A Mexican immigrant who was living in the United States under the Deferred Action on Childhood Arrivals policy and who was deported after pleading guilty to misdemeanor charges has won relief from the Indiana Supreme Court, which overturned the denial of post-conviction relief in a divided opinion Tuesday.
The justices ruled in a 3-2 split in Angelo Bobadilla v. State of Indiana, 19S-PC-128, that defendant Angelo Bobadilla was prejudiced when his trial counsel failed to warn him of the risk of deportation that would accompany his guilty plea. However, the justices also noted that Bobadilla’s whereabouts are unknown, and a dissenting justice said Bobadilla’s own lawyers have called the relief granted “meaningless” for that reason.
The Bobadilla decision, which also granted transfer, comes after then-19-year-old Bobadilla pleaded guilty in March 2016 to misdemeanor theft and possession of marijuana. The teen — who was born in Cuernavaca, Mexico, in 1996 and has lived in the U.S. since he was a boy — was represented by a public defender, who did not know the teen was a “Dreamer” living in the U.S. under the DACA program. Thus, when the attorney presented Bobadilla with an advisement of rights form, he marked as “not applicable” an advisement stating, “If you are not a U.S. citizen, a criminal conviction may have immigration consequences, including deportation … .”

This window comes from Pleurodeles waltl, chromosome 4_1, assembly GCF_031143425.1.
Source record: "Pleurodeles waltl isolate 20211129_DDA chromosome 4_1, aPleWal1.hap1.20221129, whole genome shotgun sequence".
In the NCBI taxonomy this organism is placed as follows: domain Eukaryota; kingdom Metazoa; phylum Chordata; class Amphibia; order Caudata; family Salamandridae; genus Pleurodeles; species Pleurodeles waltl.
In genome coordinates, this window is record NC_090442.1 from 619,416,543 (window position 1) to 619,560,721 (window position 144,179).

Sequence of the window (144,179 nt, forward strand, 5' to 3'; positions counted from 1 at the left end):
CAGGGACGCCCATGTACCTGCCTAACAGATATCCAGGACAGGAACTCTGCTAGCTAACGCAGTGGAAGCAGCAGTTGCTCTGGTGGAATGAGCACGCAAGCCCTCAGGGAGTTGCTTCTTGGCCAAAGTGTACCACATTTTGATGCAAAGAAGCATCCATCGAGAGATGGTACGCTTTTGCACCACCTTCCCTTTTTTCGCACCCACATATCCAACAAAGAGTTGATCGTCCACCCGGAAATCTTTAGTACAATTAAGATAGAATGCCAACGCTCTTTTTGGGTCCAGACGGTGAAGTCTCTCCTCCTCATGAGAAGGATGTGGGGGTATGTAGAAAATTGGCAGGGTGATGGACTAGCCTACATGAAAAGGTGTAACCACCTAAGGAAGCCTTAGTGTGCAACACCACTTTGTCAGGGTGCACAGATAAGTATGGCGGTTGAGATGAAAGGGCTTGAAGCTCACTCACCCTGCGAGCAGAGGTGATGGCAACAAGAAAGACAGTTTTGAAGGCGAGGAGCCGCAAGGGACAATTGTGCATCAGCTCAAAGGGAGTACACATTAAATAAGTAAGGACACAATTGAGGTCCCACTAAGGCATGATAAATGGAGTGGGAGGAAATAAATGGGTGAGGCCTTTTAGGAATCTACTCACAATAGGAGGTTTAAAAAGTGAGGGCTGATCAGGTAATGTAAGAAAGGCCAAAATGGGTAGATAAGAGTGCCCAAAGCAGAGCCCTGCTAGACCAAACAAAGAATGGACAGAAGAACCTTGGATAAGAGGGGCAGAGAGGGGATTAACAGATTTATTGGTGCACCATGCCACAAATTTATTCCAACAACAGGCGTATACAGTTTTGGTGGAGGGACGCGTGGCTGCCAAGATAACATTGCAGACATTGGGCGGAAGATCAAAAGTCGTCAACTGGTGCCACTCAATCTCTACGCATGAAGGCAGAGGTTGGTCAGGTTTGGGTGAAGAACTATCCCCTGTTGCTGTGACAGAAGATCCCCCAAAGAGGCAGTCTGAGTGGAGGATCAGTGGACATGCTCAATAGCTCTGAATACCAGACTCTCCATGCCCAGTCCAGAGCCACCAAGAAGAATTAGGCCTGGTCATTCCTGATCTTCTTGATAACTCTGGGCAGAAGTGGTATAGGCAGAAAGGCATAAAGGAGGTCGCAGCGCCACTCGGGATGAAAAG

Then, after pleading guilty and subsequently committing a probation violation, Bobadilla hired a new attorney and learned his Class A misdemeanor theft conviction was an “aggravated felony” that made him deportable under federal law. He responded by filing a PCR petition, alleging he was prejudiced by his trial counsel’s ineffective performance — specifically, counsel’s failure to inform him of the deportation risk of pleading guilty.
At a PCR hearing, the trial attorney admitted he did not ask about Bobadilla’s immigration status, but instead assumed he was a U.S. citizen.